The Securities and Exchange Board of India (Sebi) on Monday relaxed the norms for valuation of perpetual bonds like additional tier-1 (AT-1) bonds following strong objection from the Finance Ministry.
The regulator said the deemed residual maturity of Basel III additional tier-1 (AT-1) bonds will be 10 years until March 31, 2022. It will be increased to 20 and 30 years over the subsequent six-month period. And from April 2023 onwards, the residual maturity of AT-1 bonds will become 100 years from the date of issuance of the bond.
Sebi said deemed residual maturity of Basel III tier-2 bonds will be considered 10 years or contractual maturity whichever is earlier until March 2022. Afterwards, it will be as per the contractual maturity. Mutual funds (MFs) are among the largest investors in perpetual debt instruments, and hold over Rs 35,000 crore of the outstanding additional tier-I bond issuances of Rs 90,000 crore.
On March 15, the regulator had issued a circular capping debt mutual fund (MF) exposure to perpetual bonds, which includes AT-1 bonds and tier-2 bonds. It had also directed MFs to use the 100-year valuation norms for pricing such bonds. The circular was to come into effect from April 1, 2021. The Sebi has probably made this decision after the Reserve Bank of India (RBI) allowed a write-off of Rs 8,400 crore on AT1 bonds issued by Yes Bank Ltd after it was rescued by State Bank of India (SBI).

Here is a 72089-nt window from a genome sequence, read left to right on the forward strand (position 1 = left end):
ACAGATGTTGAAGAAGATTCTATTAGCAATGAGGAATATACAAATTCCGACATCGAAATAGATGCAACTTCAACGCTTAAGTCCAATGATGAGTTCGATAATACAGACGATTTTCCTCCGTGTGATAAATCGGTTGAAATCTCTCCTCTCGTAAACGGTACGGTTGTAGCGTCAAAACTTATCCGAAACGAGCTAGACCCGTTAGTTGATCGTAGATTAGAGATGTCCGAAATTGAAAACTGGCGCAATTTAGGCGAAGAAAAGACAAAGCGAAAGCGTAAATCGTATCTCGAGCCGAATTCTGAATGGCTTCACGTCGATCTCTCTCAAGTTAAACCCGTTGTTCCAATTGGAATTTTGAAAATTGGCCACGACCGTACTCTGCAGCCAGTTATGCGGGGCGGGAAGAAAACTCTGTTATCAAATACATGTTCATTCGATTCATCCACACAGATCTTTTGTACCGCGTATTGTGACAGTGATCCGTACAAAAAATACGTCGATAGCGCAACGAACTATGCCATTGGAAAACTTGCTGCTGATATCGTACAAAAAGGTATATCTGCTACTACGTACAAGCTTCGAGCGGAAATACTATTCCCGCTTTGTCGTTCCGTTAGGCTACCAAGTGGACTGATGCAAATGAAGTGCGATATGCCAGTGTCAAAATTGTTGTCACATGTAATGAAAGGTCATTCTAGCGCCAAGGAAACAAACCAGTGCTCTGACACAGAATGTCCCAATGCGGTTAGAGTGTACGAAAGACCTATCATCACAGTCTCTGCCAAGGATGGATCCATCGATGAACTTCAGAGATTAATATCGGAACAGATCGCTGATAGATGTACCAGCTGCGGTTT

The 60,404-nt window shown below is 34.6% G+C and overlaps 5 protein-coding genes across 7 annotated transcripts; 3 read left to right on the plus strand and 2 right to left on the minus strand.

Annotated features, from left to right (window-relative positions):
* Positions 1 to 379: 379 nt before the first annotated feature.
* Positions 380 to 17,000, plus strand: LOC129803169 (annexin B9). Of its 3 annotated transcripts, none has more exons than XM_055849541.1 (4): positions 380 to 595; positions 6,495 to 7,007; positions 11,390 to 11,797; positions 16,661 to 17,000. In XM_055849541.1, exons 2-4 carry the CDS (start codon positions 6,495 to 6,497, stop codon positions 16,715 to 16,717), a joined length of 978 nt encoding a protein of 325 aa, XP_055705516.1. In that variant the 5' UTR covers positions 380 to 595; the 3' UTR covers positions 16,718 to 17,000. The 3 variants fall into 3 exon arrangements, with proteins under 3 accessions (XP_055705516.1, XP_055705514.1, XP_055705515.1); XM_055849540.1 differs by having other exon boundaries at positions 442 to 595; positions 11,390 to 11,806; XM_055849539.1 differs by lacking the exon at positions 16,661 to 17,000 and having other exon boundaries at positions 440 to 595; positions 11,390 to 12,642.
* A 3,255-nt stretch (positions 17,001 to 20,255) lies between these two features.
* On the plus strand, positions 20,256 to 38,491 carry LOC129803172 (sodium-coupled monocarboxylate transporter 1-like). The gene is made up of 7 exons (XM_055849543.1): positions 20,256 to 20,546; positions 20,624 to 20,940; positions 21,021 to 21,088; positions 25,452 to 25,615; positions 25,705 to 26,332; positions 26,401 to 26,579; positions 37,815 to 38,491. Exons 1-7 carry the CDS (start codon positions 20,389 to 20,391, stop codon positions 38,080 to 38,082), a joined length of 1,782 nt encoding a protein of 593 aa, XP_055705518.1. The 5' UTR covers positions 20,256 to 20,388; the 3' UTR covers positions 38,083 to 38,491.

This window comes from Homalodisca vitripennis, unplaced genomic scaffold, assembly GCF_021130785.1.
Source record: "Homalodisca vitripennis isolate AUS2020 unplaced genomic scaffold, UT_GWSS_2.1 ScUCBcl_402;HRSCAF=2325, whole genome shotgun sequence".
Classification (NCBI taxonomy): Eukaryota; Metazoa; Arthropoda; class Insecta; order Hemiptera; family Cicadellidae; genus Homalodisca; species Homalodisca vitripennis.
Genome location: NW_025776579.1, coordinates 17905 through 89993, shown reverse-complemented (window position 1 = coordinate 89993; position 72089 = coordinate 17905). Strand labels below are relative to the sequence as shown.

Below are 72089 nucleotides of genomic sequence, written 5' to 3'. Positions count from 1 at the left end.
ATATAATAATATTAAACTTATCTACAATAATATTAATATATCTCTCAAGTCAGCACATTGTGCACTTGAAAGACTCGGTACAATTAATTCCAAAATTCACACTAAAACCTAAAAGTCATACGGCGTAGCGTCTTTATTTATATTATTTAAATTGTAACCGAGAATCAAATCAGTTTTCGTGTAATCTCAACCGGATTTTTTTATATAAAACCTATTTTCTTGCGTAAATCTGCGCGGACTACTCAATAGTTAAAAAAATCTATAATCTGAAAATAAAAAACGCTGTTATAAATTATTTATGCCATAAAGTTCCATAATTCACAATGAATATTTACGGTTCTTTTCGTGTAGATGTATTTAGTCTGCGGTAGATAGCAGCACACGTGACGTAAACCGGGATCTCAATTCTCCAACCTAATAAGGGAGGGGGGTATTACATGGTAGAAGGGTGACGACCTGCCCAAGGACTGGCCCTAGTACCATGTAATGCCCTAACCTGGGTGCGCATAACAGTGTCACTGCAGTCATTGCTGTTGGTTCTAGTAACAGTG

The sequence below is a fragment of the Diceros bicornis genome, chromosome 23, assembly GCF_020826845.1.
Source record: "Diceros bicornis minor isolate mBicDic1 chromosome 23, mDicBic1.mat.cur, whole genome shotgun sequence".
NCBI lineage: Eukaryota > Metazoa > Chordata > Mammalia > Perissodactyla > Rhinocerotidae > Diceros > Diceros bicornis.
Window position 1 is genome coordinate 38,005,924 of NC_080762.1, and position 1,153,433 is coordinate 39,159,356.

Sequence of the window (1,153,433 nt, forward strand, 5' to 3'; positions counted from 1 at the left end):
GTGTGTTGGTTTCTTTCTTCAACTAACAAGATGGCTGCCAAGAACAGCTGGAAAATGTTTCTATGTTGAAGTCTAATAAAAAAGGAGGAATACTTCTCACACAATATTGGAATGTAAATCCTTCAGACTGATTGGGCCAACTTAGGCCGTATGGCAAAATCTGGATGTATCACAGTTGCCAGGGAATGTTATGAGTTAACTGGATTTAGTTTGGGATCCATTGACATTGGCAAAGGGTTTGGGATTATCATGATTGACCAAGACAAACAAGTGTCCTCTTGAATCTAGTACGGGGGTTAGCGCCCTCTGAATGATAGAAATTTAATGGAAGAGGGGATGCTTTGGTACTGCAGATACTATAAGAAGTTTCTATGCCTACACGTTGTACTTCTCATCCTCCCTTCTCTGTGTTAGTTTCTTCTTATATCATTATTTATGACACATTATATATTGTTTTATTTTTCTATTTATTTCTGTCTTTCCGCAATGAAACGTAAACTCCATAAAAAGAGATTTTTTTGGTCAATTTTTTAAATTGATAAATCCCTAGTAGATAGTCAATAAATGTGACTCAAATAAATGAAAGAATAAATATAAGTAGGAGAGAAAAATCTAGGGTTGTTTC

The Finance Ministry had taken strong objection to Sebi’s proposal on the valuing perpetual bonds, which are primarily issued by public sector banks to meet their capital requirement under the Basel III regulations. The Finance Ministry has sought withdrawal of valuation norms for AT1 bonds prescribed by the Sebi for mutual fund houses as it might lead to mutual funds making losses and exiting from these bonds, affecting capital raising plans of PSU banks.
Sebi said the new valuation methodology is based “on the representation of the MF industry to consider a glide path for implementation of the policy and request of other stakeholders.” It has further said if the issuer does not exercise call option then the valuation and calculation of duration shall be done considering maturity of 100 years from the date of issuance for AT-1 Bonds and Contractual Maturity for Tier 2 bonds. Also, if the non-exercise of call option is due to the financial stress of the issuer or if there is any adverse news, the same shall be reflected in the valuation.